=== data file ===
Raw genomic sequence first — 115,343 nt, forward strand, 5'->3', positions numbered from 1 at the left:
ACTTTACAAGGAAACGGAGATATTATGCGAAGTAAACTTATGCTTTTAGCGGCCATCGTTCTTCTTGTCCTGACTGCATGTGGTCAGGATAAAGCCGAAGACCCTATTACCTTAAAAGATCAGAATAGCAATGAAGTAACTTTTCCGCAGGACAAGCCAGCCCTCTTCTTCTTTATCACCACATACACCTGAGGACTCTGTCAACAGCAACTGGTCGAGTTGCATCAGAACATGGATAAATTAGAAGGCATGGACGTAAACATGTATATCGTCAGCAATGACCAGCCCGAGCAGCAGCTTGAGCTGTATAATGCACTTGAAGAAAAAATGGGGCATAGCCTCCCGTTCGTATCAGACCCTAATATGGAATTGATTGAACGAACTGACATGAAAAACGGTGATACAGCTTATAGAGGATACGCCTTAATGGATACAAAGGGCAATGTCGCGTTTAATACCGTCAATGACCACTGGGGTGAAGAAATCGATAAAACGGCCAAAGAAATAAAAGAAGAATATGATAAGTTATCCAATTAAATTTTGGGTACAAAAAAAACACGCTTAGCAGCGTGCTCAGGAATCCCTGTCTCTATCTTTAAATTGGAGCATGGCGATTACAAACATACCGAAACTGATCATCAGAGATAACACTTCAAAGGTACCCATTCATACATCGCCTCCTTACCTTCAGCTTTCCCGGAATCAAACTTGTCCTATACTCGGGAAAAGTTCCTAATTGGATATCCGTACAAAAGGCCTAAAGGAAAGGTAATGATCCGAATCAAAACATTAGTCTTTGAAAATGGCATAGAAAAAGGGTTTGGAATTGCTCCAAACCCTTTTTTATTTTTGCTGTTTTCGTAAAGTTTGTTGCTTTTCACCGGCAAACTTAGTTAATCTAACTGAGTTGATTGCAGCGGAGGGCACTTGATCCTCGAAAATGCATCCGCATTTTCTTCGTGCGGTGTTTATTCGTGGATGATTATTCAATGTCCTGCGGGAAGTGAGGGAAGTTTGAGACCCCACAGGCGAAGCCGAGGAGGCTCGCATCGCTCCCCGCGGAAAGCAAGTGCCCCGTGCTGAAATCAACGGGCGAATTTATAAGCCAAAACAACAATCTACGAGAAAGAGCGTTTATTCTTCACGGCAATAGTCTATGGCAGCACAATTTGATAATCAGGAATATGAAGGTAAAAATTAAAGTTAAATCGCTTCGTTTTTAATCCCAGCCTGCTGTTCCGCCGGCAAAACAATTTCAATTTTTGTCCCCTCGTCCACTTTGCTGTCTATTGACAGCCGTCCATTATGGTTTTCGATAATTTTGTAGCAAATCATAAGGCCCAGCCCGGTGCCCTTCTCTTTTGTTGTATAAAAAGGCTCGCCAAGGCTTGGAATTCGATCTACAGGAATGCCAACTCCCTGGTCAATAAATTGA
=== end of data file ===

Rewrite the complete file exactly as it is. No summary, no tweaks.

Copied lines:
Raw genomic sequence first — 115,343 nt, forward strand, 5'->3', positions numbered from 1 at the left:
ACTTTACAAGGAAACGGAGATATTATGCGAAGTAAACTTATGCTTTTAGCGGCCATCGTTCTTCTTGTCCTGACTGCATGTGGTCAGGATAAAGCCGAAGACCCTATTACCTTAAAAGATCAGAATAGCAATGAAGTAACTTTTCCGCAGGACAAGCCAGCCCTCTTCTTCTTTATCACCACATACACCTGAGGACTCTGTCAACAGCAACTGGTCGAGTTGCATCAGAACATGGATAAATTAGAAGGCATGGACGTAAACATGTATATCGTCAGCAATGACCAGCCCGAGCAGCAGCTTGAGCTGTATAATGCACTTGAAGAAAAAATGGGGCATAGCCTCCCGTTCGTATCAGACCCTAATATGGAATTGATTGAACGAACTGACATGAAAAACGGTGATACAGCTTATAGAGGATACGCCTTAATGGATACAAAGGGCAATGTCGCGTTTAATACCGTCAATGACCACTGGGGTGAAGAAATCGATAAAACGGCCAAAGAAATAAAAGAAGAATATGATAAGTTATCCAATTAAATTTTGGGTACAAAAAAAACACGCTTAGCAGCGTGCTCAGGAATCCCTGTCTCTATCTTTAAATTGGAGCATGGCGATTACAAACATACCGAAACTGATCATCAGAGATAACACTTCAAAGGTACCCATTCATACATCGCCTCCTTACCTTCAGCTTTCCCGGAATCAAACTTGTCCTATACTCGGGAAAAGTTCCTAATTGGATATCCGTACAAAAGGCCTAAAGGAAAGGTAATGATCCGAATCAAAACATTAGTCTTTGAAAATGGCATAGAAAAAGGGTTTGGAATTGCTCCAAACCCTTTTTTATTTTTGCTGTTTTCGTAAAGTTTGTTGCTTTTCACCGGCAAACTTAGTTAATCTAACTGAGTTGATTGCAGCGGAGGGCACTTGATCCTCGAAAATGCATCCGCATTTTCTTCGTGCGGTGTTTATTCGTGGATGATTATTCAATGTCCTGCGGGAAGTGAGGGAAGTTTGAGACCCCACAGGCGAAGCCGAGGAGGCTCGCATCGCTCCCCGCGGAAAGCAAGTGCCCCGTGCTGAAATCAACGGGCGAATTTATAAGCCAAAACAACAATCTACGAGAAAGAGCGTTTATTCTTCACGGCAATAGTCTATGGCAGCACAATTTGATAATCAGGAATATGAAGGTAAAAATTAAAGTTAAATCGCTTCGTTTTTAATCCCAGCCTGCTGTTCCGCCGGCAAAACAATTTCAATTTTTGTCCCCTCGTCCACTTTGCTGTCTATTGACAGCCGTCCATTATGGTTTTCGATAATTTTGTAGCAAATCATAAGGCCCAGCCCGGTGCCCTTCTCTTTTGTTGTATAAAAAGGCTCGCCAAGGCTTGGAATTCGATCTACAGGAATGCCAACTCCCTGGTCAATAAATTGA